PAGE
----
"In every interview or article regarding HEC i see that it partners with 50 schools around the world for Exchange programmes. I get that you did not do the exchange program. Any reasons? How is the procedure of selection? or does every one get to do the exchange prgm."

I am glad that someone asked this question because this is a topic which I had missed covering in my posts and this is quite an important question.

So this is how exchange program works:

Procedure of selection
HEC has exchange program partnerships with close to 50 schools across the world. The way it works is pretty simple. HEC announces the opening of applications for exchange programs with its partner schools - the announcement basically informs students about three things -
1. Names of the partner schools
2. No. of seats with each school
3. Deadline of application

Once the announcement is made, every MBA participant is free to submit his/her application for target schools. The application contains some short questions asking applicants about their motivation for that school etc.
After the deadline, all applications are collected and reviewed by a committee at HEC. In case of multiple applications for a school, the participants are invited for interview and then a final decision is made. The decision is made solely by the committee at HEC and the partner school is not involved in this decision.

Why did I not go for an exchange program
As with your b-school application, there are several factors that you should consider while applying for an exchange program. Why do you want to go for an exchange program? The main reasons are:
1. A different experience - HEC gives you a European experience. You could go to a US b-school to get a different experience and enhance your professional network
2. Brand Name - Getting a better recognized b-school name on your resume
3. Career - You have specific career objectives that you could achieve by going to a particular b-school

For me, there were two main reasons why I did not go for an exchange program:
1. Career - I figured that going for an exchange program will not improve my career prospects. Most of the schools I was interested in were based in US. Going to a US school as an exchange student did not appeal to me because of the economic uncertainties and work-visa related problems faced by international students. Also, by staying at HEC, I had better chances of leveraging its brand in France and continental Europe to get a job
2. Funds - Going to any school for an exchange program will have required me to spend around 5K $ which I was not keen on spending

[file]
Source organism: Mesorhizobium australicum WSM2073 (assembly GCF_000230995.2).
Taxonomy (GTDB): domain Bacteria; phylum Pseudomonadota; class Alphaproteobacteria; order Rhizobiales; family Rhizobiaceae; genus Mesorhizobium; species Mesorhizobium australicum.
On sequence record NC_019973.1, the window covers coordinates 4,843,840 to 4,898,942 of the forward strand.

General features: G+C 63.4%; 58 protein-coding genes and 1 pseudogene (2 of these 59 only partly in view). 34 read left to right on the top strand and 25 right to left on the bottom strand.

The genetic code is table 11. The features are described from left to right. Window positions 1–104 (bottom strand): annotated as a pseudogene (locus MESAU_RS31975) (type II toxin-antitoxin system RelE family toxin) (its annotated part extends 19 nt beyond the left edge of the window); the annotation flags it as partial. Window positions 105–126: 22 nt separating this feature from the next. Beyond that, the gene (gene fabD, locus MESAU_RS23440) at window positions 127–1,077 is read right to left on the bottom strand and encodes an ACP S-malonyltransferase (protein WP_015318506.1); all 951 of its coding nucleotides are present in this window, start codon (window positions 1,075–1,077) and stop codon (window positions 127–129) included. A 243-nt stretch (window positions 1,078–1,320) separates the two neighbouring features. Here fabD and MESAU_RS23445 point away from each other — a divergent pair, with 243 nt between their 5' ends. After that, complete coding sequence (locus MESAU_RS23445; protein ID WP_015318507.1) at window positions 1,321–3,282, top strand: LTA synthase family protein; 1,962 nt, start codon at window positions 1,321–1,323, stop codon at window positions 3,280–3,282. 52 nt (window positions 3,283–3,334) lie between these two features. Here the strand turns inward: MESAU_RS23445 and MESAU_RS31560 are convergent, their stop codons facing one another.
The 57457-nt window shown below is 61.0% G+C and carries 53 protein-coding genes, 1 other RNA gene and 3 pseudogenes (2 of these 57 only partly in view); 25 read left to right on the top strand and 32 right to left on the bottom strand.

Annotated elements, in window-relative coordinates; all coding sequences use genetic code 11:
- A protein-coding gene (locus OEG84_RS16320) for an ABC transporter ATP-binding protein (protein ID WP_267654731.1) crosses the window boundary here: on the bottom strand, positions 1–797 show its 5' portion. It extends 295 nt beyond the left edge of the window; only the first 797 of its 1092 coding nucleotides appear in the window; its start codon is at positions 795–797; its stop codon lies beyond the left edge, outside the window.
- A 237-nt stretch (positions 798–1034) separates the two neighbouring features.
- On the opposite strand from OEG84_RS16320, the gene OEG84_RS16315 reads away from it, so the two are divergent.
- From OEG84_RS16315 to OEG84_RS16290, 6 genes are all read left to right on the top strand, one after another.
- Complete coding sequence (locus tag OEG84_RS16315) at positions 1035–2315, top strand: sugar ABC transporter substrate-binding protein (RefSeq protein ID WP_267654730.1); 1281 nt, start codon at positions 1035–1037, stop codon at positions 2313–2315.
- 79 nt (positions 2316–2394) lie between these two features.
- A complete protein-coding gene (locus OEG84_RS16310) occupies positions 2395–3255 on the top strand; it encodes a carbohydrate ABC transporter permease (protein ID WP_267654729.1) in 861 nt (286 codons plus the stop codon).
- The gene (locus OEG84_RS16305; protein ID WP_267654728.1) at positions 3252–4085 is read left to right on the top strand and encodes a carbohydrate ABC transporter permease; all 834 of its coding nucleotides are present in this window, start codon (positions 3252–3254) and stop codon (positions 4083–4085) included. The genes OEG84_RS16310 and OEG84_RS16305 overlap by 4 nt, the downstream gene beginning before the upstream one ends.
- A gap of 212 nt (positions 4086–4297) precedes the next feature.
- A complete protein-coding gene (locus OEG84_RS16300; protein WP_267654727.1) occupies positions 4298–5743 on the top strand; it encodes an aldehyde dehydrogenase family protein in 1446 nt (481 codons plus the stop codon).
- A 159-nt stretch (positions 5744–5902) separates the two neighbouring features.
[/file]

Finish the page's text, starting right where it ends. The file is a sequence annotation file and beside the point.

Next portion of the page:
Does every student get to go for an exchage program?
The answer is No (generally). I think there are around 50 seats for exchange and there are 130 odd students in Sep intake. So it's not possible for everyone to go on exchange. However, there are only 50-60 students in Jan intake. So most of the students in Jan intake can go for exchange program.

Friday, April 3, 2009

HEC MBA - differences between Sep and Jan intakes

In some of previous posts, I have addressed the common queries about HEC that people have asked me over the past couple of years. In this post, I am addressing another such important query - the difference between Sep and Jan intakes

The biggest difference is the program structure. Click here to look at the program structure for the two intakes

The 16 month HEC MBA program is divided into two halves - Core Phase and Personalized Phase; Core Phase is the backbone of the MBA and has common, mandatory courses for everyone. Personalized Phase allows one to customize the program and provides options for electives, internship and exchange program.

As can be seen from the table, the program structure for Sep and Jan intakes is very different. Personalized phase for Sep intake allows for a lot of options - one can attend classes at HEC for the entire 16 months, for 8 months (do the core phase at HEC, take up a long term internship and then go on exchange program) or 12 months (core phase, internship and electives/exchange).
For Jan Intake, things are completely different. They must take classes at HEC for 1 year (Core Phase and PP1) and in the last 4 months, they must either do an internship or go for exchange. Thus, even if they want, they cannot attend classes at HEC during the last 4 months.

Apart from the program structure, the main differences are:
1. Class Size - Sep intake has around 130 people and Jan intake has 60-70 people. So Sep intake allows you to interact with more people
2. Choice of electives - This comes directly from the difference in program structures. During summers, HEC attracts some great visiting professors from other universities; Sep intake is at an advantage here and I've had some of my best courses with visiting proffs.
3. Internships - In Jan intake, you can finish classes in 12 months and then start working (even full time without technically finishing your MBA). It also becomes easier to find a long internship if you are in Jan intake. So if you want to spend less time studying, Jan intake is better.